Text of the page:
In order to develop themselves as a card-making country in their own right, the Germans presented their own styles to eliminate the Italian ones, but these new designs represented their interest in rural life: acorns, leaves, hearts and bells. The queen was therefore excluded from the Italian courts, which now composed of a king and two knaves, the obermann and the untermann. Even now, the Two substituted the Ace as the highest card to build a 48-card deck.
Personalized decks started appearing, and suit symbols featured in variety playing cards from this period. Normal German suits of leaves, acorns, bells and hearts were prevalent, nevertheless, even though it was usual in neighboring Switzerland to see variants using flowers instead of leaves and shields instead of hearts. Germanic suits are still in use in parts of Europe nowadays and are grateful to this time in history.
But really the greatest contribution of Germany was their process of manufacturing playing cards. Using methods of wood-cutting and sculpting in wood and copper that were produced as a result of the requirement for religious images and symbols, printers were capable of manufacturing playing cards in larger abundance. This led to Germany playing a leading role in card dealing, even distributing decks to Western Europe, which had created them in the first place.
While at the beginning of the fifteenth century, the French created the symbols for the four suits that we usually use currently, namely spades, hearts, clubs, and diamonds, originally, they were called pikes, hearts, clover and tiles. It is likely that the clubs originated from the spades and acorns from the leaves of the German playing cards, however they might have also been developed separately. The French often favored a king, a queen, and a knave to their court cards.
However, the real piece of creativity that the French did come up with was to break the four suits into two colors which are red and black, with simpler and sharper symbols. This indicated that playing cards can be created using stencils faster than to use traditional wood-cutting and engraving techniques. With advanced processes in the manufacture of paper and the invention of better machining processes, the slower and much more costly traditional hand-made wood cutting methods have been replaced by far more effective production. For clear logistical reasons, the Germans have lost their former supremacy in the casino card industry, as the French decks and their suits have expanded across Europe, giving us the styles, we know them nowadays.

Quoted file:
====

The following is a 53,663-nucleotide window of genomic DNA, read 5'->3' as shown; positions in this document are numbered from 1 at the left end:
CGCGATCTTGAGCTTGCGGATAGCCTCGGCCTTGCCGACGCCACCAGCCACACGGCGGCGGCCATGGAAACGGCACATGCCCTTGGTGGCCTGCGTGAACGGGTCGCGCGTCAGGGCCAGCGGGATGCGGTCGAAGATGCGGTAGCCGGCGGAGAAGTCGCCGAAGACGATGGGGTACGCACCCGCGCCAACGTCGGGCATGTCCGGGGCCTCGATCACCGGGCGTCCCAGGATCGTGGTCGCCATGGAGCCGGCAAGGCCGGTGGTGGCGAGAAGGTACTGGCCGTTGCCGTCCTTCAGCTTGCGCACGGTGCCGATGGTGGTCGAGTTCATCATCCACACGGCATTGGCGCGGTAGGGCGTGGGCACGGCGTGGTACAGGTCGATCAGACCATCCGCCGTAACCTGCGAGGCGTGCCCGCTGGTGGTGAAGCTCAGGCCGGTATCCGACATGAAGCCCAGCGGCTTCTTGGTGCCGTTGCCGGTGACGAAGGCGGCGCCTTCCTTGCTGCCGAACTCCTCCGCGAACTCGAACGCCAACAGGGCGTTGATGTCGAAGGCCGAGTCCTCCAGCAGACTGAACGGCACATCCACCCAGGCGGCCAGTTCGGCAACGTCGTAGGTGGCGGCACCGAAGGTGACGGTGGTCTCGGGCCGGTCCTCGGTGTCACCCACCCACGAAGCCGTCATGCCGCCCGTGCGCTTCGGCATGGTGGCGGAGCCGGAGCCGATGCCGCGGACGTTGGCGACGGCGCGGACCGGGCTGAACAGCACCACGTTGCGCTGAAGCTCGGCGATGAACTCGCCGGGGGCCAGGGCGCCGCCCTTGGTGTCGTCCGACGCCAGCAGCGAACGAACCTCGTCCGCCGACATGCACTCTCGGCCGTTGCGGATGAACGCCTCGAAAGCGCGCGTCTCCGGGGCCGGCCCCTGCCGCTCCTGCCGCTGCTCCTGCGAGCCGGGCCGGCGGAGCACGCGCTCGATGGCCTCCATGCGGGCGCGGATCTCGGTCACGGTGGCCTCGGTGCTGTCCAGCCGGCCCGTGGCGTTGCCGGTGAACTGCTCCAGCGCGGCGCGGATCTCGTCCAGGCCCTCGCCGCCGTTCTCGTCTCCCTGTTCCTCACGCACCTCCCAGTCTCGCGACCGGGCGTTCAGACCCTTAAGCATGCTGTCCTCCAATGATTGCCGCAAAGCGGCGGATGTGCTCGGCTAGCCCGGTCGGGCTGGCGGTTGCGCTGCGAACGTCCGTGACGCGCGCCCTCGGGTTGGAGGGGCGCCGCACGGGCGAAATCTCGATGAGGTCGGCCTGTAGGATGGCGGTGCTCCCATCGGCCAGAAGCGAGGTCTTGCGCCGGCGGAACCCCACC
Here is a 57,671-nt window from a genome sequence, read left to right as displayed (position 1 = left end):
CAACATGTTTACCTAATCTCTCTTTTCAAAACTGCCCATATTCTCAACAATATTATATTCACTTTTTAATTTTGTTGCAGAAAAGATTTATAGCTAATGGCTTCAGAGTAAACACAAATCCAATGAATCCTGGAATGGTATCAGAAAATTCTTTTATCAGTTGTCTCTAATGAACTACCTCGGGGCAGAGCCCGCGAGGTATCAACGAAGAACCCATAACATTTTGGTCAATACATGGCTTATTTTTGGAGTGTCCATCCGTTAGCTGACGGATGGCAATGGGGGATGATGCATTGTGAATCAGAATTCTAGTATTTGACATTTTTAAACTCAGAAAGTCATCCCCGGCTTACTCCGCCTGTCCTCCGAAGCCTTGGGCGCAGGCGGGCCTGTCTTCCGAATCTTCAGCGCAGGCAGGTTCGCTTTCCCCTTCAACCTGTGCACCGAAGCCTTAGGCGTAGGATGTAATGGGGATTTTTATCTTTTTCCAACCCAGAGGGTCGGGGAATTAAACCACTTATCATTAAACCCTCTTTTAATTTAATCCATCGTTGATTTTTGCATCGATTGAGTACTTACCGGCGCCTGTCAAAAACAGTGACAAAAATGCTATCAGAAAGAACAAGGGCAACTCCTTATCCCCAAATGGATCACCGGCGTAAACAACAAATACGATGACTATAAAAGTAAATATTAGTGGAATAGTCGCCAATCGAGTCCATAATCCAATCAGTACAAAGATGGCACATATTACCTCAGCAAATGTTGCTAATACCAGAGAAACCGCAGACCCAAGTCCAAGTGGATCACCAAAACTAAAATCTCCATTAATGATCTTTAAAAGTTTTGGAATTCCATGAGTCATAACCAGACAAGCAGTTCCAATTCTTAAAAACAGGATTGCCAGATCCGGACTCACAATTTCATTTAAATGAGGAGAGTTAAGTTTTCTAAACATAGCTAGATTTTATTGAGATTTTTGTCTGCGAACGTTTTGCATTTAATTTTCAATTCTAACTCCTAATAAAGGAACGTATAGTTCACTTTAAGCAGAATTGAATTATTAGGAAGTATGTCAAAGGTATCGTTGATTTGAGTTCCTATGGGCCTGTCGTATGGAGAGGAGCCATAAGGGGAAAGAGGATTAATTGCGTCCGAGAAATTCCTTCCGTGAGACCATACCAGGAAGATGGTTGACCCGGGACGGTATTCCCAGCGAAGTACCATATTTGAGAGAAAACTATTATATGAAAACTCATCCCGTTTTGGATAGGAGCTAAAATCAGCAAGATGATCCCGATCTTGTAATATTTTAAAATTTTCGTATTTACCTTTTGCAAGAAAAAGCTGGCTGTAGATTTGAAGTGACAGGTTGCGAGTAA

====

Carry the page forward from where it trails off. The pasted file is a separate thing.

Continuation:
Traditional postures, accessories and clothing that we anticipate on the modern deck of playing cards nowadays are rooted in characters like these but we can’t be sure how these facts originated, because there was a great range of these things on the French decks of that period. Although gradually standardization started to happen, and this was intensified in the 1700s when gambling card taxation was implemented. As France was divided into nine regions for this reason, the manufacturers within each region have been ordered to use a precise and unique design to their region. And it was only after playing cards moved back to England that a common style truly started to conquer the gambling card industry.
The excursion through the channel eventually starts in Belgium, from where vast quantities of cards have started to be distributed to England, while French soldiers may even have helped to bring playing cards to England. Due to increased taxes in France, several prominent card makers have relocated to Belgium, and many card manufacturers and workshops have started to emerge there. In fact, Rouen was a major place of the printing industry. There are thousands of decks in Belgian have made playing cards that were shipped to countries all over Europe, even England. In spite of this, it is no wonder that English card players have practically always used French designs.
But playing cards did not pass-through Europe unless the English left their mark on them. Initially, they preferred to use the names of spades, hearts, clubs, and diamonds to refer to suits that the French had named as pikes, hearts, trefles, and carreaux. Actually, we don’t know what is the reason but they based two suit names on the names of the Italian deck instead of simply interpreting the French words pikes and clovers; one potential reason is that the Spanish suits were distributed to England before the French ones.The term diamond is therefore somewhat surprising considering that the English word carreau at the period was lozenge. But whatever the cause, it’s for use in England that we give the names that we use today for suits.